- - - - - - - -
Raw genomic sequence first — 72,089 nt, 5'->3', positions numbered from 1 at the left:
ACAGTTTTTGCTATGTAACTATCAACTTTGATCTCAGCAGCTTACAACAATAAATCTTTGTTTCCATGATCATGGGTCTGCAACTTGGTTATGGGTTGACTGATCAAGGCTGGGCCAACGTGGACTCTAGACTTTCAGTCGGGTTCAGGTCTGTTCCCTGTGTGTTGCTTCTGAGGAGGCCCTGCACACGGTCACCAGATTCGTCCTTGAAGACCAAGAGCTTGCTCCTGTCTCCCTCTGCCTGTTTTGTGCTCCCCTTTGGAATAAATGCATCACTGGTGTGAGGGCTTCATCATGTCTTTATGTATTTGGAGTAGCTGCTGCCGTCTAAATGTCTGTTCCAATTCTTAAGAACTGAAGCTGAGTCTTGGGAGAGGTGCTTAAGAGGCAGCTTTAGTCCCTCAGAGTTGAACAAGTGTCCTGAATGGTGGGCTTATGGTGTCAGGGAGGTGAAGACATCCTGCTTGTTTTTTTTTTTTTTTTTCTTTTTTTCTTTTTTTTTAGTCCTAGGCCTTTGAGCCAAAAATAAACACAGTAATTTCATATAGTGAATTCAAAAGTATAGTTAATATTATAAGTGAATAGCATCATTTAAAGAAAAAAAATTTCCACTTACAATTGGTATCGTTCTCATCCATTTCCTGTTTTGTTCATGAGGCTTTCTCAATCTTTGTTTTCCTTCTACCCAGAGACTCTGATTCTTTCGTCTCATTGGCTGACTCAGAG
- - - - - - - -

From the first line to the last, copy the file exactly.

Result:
Raw genomic sequence first — 72,089 nt, 5'->3', positions numbered from 1 at the left:
ACAGTTTTTGCTATGTAACTATCAACTTTGATCTCAGCAGCTTACAACAATAAATCTTTGTTTCCATGATCATGGGTCTGCAACTTGGTTATGGGTTGACTGATCAAGGCTGGGCCAACGTGGACTCTAGACTTTCAGTCGGGTTCAGGTCTGTTCCCTGTGTGTTGCTTCTGAGGAGGCCCTGCACACGGTCACCAGATTCGTCCTTGAAGACCAAGAGCTTGCTCCTGTCTCCCTCTGCCTGTTTTGTGCTCCCCTTTGGAATAAATGCATCACTGGTGTGAGGGCTTCATCATGTCTTTATGTATTTGGAGTAGCTGCTGCCGTCTAAATGTCTGTTCCAATTCTTAAGAACTGAAGCTGAGTCTTGGGAGAGGTGCTTAAGAGGCAGCTTTAGTCCCTCAGAGTTGAACAAGTGTCCTGAATGGTGGGCTTATGGTGTCAGGGAGGTGAAGACATCCTGCTTGTTTTTTTTTTTTTTTTTCTTTTTTTCTTTTTTTTTAGTCCTAGGCCTTTGAGCCAAAAATAAACACAGTAATTTCATATAGTGAATTCAAAAGTATAGTTAATATTATAAGTGAATAGCATCATTTAAAGAAAAAAAATTTCCACTTACAATTGGTATCGTTCTCATCCATTTCCTGTTTTGTTCATGAGGCTTTCTCAATCTTTGTTTTCCTTCTACCCAGAGACTCTGATTCTTTCGTCTCATTGGCTGACTCAGAG